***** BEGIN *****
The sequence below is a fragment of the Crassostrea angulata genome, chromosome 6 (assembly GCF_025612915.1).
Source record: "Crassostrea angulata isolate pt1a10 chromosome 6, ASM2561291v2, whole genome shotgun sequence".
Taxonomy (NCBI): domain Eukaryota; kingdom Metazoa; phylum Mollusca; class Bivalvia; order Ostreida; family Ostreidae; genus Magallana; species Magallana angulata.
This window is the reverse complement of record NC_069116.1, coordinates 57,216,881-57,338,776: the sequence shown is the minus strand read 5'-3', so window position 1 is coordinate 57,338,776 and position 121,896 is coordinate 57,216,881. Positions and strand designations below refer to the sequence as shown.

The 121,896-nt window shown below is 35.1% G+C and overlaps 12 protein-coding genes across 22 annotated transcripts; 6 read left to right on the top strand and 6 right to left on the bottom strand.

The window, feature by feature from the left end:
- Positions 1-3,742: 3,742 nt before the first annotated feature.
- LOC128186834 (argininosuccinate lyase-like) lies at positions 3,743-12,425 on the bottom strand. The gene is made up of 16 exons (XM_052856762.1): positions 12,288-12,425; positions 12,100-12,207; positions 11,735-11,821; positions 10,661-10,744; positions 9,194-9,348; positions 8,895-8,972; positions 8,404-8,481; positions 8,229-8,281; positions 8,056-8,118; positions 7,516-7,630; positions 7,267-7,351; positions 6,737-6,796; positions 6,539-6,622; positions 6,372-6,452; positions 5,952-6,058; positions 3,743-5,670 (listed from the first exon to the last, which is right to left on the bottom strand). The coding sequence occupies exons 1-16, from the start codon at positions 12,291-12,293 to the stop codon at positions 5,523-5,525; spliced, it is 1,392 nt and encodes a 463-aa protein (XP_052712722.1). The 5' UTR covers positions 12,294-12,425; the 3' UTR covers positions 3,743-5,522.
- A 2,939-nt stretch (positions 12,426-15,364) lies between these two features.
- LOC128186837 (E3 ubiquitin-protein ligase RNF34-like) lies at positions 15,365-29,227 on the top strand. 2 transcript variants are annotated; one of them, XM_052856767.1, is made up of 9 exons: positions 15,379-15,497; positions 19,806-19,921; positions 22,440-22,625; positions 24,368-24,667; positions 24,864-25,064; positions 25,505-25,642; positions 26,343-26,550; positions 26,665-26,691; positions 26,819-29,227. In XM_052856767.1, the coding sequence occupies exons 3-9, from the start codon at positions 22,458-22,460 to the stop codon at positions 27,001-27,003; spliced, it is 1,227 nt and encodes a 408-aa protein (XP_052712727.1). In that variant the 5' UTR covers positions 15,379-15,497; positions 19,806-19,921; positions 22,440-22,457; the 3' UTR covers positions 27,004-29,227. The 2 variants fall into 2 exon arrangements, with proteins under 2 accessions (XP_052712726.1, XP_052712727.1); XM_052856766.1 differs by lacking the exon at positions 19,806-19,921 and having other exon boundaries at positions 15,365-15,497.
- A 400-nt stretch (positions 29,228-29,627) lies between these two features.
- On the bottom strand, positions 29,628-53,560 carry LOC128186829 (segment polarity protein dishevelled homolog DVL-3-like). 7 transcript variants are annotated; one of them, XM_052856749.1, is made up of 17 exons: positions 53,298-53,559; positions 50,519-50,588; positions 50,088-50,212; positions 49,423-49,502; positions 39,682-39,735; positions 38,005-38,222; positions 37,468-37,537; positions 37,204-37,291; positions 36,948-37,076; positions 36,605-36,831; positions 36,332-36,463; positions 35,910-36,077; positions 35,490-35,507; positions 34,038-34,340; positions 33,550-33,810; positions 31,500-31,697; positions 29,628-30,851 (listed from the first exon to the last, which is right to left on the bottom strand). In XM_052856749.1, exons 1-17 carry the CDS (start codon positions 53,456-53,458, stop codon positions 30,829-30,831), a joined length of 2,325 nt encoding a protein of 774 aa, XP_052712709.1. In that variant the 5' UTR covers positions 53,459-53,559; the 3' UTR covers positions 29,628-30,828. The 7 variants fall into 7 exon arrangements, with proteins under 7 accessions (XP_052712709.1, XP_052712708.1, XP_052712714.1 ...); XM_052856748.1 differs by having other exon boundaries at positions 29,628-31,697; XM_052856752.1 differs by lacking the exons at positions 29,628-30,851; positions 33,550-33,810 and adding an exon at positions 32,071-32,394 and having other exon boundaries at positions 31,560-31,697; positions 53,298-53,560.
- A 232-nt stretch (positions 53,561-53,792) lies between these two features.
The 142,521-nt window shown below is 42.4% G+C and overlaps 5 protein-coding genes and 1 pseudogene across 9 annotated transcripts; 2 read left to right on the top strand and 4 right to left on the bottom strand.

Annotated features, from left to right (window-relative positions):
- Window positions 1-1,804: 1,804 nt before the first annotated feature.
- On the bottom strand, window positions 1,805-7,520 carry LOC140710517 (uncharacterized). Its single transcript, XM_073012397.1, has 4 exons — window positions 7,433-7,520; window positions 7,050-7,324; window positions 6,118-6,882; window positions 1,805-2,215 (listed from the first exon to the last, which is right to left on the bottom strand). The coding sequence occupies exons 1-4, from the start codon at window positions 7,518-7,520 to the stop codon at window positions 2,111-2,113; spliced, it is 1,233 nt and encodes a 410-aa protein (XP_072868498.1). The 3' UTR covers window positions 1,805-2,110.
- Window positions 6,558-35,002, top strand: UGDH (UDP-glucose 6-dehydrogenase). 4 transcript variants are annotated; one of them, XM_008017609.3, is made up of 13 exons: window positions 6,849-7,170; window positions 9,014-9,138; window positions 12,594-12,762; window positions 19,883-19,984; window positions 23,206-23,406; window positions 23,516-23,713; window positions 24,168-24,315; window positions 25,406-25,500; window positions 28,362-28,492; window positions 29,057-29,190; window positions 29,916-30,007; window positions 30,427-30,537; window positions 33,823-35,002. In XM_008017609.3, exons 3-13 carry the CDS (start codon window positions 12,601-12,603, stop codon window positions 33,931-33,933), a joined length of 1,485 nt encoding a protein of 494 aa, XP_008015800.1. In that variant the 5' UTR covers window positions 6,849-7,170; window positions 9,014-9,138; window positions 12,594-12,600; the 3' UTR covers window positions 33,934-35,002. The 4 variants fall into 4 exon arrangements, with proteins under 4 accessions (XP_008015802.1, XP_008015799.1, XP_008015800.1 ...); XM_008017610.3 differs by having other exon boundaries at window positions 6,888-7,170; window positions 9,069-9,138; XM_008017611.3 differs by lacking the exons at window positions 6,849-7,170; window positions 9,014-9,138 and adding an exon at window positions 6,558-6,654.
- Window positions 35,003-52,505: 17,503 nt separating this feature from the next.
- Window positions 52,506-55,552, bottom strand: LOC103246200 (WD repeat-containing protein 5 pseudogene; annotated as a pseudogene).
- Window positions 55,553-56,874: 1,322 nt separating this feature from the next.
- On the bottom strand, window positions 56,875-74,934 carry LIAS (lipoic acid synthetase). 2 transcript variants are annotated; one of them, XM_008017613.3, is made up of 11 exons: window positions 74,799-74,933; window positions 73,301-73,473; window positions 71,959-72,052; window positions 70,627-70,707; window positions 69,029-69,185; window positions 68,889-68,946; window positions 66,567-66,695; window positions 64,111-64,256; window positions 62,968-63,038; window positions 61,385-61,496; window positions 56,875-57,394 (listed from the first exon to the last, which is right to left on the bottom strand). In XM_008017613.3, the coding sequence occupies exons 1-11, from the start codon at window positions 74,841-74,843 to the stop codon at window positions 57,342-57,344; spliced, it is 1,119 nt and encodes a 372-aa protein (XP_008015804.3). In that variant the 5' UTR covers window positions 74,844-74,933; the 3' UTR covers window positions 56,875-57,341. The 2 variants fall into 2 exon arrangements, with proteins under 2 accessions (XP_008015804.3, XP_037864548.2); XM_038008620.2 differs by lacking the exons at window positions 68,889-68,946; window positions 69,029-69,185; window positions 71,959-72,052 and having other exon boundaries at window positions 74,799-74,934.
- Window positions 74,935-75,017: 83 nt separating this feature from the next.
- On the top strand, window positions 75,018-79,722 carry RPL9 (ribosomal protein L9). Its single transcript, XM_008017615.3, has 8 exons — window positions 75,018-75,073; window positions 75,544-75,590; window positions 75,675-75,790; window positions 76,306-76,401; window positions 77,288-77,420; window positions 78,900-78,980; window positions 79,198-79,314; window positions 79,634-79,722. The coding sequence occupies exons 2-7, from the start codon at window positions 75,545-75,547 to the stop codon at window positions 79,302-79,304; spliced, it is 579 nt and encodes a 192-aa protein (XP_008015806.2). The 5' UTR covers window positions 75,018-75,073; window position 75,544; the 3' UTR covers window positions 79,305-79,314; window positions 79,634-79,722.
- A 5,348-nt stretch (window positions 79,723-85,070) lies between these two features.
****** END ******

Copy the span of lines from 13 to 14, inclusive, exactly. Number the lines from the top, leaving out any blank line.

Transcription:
- A 232-nt stretch (positions 53,561-53,792) lies between these two features.
The 142,521-nt window shown below is 42.4% G+C and overlaps 5 protein-coding genes and 1 pseudogene across 9 annotated transcripts; 2 read left to right on the top strand and 4 right to left on the bottom strand.